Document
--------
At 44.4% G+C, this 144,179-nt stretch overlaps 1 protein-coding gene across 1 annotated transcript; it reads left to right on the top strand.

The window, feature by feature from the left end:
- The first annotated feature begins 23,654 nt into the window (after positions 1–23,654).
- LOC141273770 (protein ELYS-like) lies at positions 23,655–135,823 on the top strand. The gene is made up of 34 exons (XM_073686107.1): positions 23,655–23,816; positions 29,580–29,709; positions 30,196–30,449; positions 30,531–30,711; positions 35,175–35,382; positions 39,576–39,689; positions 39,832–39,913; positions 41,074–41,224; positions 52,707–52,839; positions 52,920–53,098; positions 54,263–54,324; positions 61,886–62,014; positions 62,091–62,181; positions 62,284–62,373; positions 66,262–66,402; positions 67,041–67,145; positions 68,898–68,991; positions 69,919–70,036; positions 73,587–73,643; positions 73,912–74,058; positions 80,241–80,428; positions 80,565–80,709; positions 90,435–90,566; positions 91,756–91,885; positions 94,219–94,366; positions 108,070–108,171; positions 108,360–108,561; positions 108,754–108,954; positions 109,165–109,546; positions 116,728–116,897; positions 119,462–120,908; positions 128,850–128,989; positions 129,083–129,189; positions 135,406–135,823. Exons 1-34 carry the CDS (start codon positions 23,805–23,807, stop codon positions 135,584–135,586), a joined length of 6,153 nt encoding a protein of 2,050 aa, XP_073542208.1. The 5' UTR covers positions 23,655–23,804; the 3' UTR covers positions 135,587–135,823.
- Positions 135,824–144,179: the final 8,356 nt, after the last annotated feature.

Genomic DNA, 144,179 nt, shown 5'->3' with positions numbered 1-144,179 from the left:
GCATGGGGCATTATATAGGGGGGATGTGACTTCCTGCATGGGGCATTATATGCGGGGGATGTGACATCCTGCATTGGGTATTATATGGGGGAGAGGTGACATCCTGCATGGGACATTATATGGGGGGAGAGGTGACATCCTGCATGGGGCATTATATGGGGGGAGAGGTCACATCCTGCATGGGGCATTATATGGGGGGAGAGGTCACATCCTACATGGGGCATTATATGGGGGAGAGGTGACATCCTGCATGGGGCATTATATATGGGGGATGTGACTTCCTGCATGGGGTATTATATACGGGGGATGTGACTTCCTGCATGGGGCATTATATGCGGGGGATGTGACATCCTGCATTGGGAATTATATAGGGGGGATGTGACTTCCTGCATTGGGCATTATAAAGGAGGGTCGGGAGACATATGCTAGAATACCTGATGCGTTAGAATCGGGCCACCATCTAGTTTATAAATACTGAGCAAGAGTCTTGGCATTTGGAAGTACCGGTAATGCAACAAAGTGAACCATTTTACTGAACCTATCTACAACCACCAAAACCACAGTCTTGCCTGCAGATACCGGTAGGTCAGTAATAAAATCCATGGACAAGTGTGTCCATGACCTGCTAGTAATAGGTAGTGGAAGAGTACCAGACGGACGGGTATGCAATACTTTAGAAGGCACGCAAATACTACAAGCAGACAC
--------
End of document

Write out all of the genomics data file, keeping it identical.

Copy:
At 44.4% G+C, this 144,179-nt stretch overlaps 1 protein-coding gene across 1 annotated transcript; it reads left to right on the top strand.

The window, feature by feature from the left end:
- The first annotated feature begins 23,654 nt into the window (after positions 1–23,654).
- LOC141273770 (protein ELYS-like) lies at positions 23,655–135,823 on the top strand. The gene is made up of 34 exons (XM_073686107.1): positions 23,655–23,816; positions 29,580–29,709; positions 30,196–30,449; positions 30,531–30,711; positions 35,175–35,382; positions 39,576–39,689; positions 39,832–39,913; positions 41,074–41,224; positions 52,707–52,839; positions 52,920–53,098; positions 54,263–54,324; positions 61,886–62,014; positions 62,091–62,181; positions 62,284–62,373; positions 66,262–66,402; positions 67,041–67,145; positions 68,898–68,991; positions 69,919–70,036; positions 73,587–73,643; positions 73,912–74,058; positions 80,241–80,428; positions 80,565–80,709; positions 90,435–90,566; positions 91,756–91,885; positions 94,219–94,366; positions 108,070–108,171; positions 108,360–108,561; positions 108,754–108,954; positions 109,165–109,546; positions 116,728–116,897; positions 119,462–120,908; positions 128,850–128,989; positions 129,083–129,189; positions 135,406–135,823. Exons 1-34 carry the CDS (start codon positions 23,805–23,807, stop codon positions 135,584–135,586), a joined length of 6,153 nt encoding a protein of 2,050 aa, XP_073542208.1. The 5' UTR covers positions 23,655–23,804; the 3' UTR covers positions 135,587–135,823.
- Positions 135,824–144,179: the final 8,356 nt, after the last annotated feature.

Genomic DNA, 144,179 nt, shown 5'->3' with positions numbered 1-144,179 from the left:
GCATGGGGCATTATATAGGGGGGATGTGACTTCCTGCATGGGGCATTATATGCGGGGGATGTGACATCCTGCATTGGGTATTATATGGGGGAGAGGTGACATCCTGCATGGGACATTATATGGGGGGAGAGGTGACATCCTGCATGGGGCATTATATGGGGGGAGAGGTCACATCCTGCATGGGGCATTATATGGGGGGAGAGGTCACATCCTACATGGGGCATTATATGGGGGAGAGGTGACATCCTGCATGGGGCATTATATATGGGGGATGTGACTTCCTGCATGGGGTATTATATACGGGGGATGTGACTTCCTGCATGGGGCATTATATGCGGGGGATGTGACATCCTGCATTGGGAATTATATAGGGGGGATGTGACTTCCTGCATTGGGCATTATAAAGGAGGGTCGGGAGACATATGCTAGAATACCTGATGCGTTAGAATCGGGCCACCATCTAGTTTATAAATACTGAGCAAGAGTCTTGGCATTTGGAAGTACCGGTAATGCAACAAAGTGAACCATTTTACTGAACCTATCTACAACCACCAAAACCACAGTCTTGCCTGCAGATACCGGTAGGTCAGTAATAAAATCCATGGACAAGTGTGTCCATGACCTGCTAGTAATAGGTAGTGGAAGAGTACCAGACGGACGGGTATGCAATACTTTAGAAGGCACGCAAATACTACAAGCAGACAC